When he was arrested again two years ago, Ravshan Gapirov was not surprised. A popular defense lawyer for Muslims charged with extremism, Gapirov had long angered authorities in Kyrgyzstan who see Islam as one of the greatest dangers to the country’s stability. He spent most of 2008 in prison, accused of supporting a banned pan-Islamist group, Hizb ut-Tahrir, and collaborating with his extremist clients.
Gapirov, director of the Justice and Truth Human Rights Advocacy Center in the southern town of Osh, struggles against a confounding system: because of Central Asia’s strategic proximity to Afghanistan, the United States and Russia have supported dictatorships that, by banning even peaceful expressions of Islam, have pushed ordinary disaffected Muslims into the arms of radicals, some based in Afghanistan.
On April 7, after his security forces fired into a mob, leaving more than eighty dead, President Kurmanbek Bakiyev fled the capital, Bishkek. For the five years of his increasingly corrupt reign, he had attacked Islam as both a security and political threat. But he also hosted a US air base at the Manas airport outside Bishkek, established shortly after 9/11, and thus had an unflinching ally in his campaign, one that was willing to put aside its democratic ideals for a short-term strategic gain.
In Bakiyev’s sudden and unexpected absence, former opposition leaders from disparate parties announced an interim government and slowly took control. But many of those leaders are tainted with scandal, having previously served with Bakiyev before leaving to form their own personality-driven opposition parties. The acting chair, Roza Otunbayeva, is loved in the West for her grandmotherly demeanor and fluent English, but she is suspected at home of being ineffectual. Other interim ministers are split on where their allegiances lie: with Russia, the former colonial master and driver of Central Asian economies, angry over the presence of American troops in its "near abroad"; or the United States, which most Kyrgyz see as primarily interested in keeping its air base.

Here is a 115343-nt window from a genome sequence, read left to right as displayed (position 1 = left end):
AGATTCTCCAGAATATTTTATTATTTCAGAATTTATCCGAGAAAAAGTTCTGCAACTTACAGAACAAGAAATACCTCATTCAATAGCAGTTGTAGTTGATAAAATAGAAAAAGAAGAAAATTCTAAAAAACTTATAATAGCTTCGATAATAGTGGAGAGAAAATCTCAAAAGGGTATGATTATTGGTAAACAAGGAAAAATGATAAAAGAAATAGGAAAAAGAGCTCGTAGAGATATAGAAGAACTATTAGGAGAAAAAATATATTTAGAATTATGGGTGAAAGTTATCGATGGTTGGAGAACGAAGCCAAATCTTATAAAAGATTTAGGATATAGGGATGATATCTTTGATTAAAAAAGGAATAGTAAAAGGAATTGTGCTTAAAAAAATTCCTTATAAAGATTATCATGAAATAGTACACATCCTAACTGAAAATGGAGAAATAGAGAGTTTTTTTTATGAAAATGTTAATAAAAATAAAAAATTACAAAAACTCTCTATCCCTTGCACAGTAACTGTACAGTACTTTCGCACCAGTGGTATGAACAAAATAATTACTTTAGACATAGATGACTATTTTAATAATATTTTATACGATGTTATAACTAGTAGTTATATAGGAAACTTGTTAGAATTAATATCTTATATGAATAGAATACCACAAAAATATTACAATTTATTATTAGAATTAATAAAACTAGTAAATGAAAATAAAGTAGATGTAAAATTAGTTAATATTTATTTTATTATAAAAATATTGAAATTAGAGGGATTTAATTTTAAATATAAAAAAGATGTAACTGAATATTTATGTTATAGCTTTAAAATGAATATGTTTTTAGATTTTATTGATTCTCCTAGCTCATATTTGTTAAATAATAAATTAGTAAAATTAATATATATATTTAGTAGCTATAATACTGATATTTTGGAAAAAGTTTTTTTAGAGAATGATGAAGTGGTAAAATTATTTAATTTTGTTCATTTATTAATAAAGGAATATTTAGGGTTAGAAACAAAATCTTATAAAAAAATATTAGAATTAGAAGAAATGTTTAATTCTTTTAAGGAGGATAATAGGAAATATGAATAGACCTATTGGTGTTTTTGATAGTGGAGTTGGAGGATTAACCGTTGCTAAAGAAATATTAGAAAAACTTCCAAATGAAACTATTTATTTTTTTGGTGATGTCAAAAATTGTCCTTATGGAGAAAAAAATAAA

Washington was quiet as Bakiyev murdered opponents, shut down media outlets, rigged elections and drove even moderate Muslims, afraid they would be targeted as terrorists, to practice their religion in secret. In private conversations, US officials acknowledged Bakiyev’s appalling human rights record, but publicly they offered only tepid criticism and continued training his elite military units. Like other Central Asian despots, Bakiyev received lucrative American rewards for highlighting, or even exaggerating, the threat of terrorism.
US Ambassador Tatiana Gfoeller underscored this support in October, at the opening of a Kyrgyz special forces complex in Tokmok, where she said, "Brand-new, modern military equipment–trucks, tactical gear, ambulances, night sights, body armor and much more–are arriving in Kyrgyzstan daily and being distributed to Kyrgyzstan’s armed forces."